equals() between objects of inconvertible types is one of the most useful IntelliJ inspection.
It's almost never intended to have objects with different types equal to each other.
equals method was introduced prior to Java 5 so there is no generics to leverage. But even the new null safe
Objects.equals introduced by JDK7 is still not type safe. Am I missing some key consideration of this design?
By typesafe equals(), I mean something like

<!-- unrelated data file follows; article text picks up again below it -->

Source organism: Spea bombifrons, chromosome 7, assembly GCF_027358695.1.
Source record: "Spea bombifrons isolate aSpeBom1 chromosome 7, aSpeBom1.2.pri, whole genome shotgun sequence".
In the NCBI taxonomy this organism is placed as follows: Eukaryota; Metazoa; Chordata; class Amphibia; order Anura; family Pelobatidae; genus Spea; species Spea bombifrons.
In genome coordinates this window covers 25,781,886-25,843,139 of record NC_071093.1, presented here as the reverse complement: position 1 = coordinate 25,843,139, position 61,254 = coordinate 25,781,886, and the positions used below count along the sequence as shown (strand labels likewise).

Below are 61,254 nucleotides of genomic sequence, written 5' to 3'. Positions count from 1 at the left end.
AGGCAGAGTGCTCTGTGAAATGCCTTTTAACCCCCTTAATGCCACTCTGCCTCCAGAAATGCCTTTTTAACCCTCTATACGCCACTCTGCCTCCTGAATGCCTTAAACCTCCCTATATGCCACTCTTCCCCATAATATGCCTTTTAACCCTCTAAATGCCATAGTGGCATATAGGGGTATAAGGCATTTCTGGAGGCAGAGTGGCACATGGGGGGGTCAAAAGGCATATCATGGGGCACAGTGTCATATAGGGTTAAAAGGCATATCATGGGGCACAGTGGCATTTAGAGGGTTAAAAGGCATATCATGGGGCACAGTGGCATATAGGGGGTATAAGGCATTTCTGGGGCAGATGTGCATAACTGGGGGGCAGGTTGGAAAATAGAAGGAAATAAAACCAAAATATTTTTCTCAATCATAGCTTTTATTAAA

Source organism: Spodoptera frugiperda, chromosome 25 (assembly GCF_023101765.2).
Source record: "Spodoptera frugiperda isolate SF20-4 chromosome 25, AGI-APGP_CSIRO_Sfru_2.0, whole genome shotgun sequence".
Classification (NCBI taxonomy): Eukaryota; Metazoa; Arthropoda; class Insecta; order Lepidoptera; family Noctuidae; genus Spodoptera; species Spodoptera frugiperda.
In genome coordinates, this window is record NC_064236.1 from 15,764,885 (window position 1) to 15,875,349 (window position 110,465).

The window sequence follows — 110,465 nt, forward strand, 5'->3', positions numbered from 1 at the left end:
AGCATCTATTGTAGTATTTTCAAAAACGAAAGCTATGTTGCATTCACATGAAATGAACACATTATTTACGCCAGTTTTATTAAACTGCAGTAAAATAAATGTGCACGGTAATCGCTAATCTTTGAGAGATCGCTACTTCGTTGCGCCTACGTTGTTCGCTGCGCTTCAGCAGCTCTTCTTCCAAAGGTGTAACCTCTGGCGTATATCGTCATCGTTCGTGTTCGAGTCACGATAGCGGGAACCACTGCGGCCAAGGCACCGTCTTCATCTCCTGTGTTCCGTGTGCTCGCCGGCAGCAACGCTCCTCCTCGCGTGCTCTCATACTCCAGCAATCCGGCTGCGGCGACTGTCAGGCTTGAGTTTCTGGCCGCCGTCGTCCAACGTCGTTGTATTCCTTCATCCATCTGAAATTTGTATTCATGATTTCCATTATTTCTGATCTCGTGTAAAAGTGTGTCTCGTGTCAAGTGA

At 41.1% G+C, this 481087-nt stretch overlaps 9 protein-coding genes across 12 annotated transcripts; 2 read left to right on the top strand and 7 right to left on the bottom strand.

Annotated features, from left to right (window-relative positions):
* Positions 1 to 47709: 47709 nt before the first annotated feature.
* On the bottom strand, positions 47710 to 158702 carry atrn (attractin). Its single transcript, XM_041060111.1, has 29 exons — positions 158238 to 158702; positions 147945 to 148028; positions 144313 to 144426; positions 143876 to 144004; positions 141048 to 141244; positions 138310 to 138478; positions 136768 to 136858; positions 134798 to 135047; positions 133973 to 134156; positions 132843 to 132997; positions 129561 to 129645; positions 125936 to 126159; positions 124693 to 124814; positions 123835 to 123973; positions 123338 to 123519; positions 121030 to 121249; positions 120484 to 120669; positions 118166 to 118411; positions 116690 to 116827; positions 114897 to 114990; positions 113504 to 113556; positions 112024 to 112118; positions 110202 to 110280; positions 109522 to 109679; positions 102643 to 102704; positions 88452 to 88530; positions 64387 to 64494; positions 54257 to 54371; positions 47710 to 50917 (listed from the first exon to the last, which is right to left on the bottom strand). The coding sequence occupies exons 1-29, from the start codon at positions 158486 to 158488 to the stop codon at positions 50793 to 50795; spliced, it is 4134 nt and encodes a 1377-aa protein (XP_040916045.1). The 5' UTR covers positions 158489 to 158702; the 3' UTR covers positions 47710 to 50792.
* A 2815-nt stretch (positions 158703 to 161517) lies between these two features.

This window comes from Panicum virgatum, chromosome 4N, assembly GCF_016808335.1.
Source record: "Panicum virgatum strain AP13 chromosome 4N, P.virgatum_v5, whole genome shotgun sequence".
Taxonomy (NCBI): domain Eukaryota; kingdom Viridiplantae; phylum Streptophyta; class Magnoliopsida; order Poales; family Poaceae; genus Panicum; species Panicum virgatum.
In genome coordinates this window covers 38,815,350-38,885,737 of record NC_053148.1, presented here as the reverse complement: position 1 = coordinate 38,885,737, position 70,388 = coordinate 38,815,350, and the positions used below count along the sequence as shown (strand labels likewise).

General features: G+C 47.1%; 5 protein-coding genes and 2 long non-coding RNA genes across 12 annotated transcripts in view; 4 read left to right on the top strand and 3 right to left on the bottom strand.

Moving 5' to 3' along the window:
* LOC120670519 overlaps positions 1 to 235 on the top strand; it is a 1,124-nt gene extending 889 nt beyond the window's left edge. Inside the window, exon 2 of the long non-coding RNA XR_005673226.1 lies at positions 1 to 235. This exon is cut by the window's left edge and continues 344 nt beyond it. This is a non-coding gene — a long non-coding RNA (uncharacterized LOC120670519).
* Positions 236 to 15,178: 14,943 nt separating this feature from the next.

public static <T> boolean equals(T a, T b). So that it becomes a compilation error rather then inspection warning.
added on 2018-11-17:
RE: user949300's answer. I understand there will be uncovered edge cases when we use a more restricted version of
equals. But in reality, most of the case by calling
equals we are really just comparing DTOs: are they having the same type and do they have the same properties? I am not suggesting we should always use the restricted version but it should help in 95% of the case as compiler can make things more obvious than IDE specific inspector.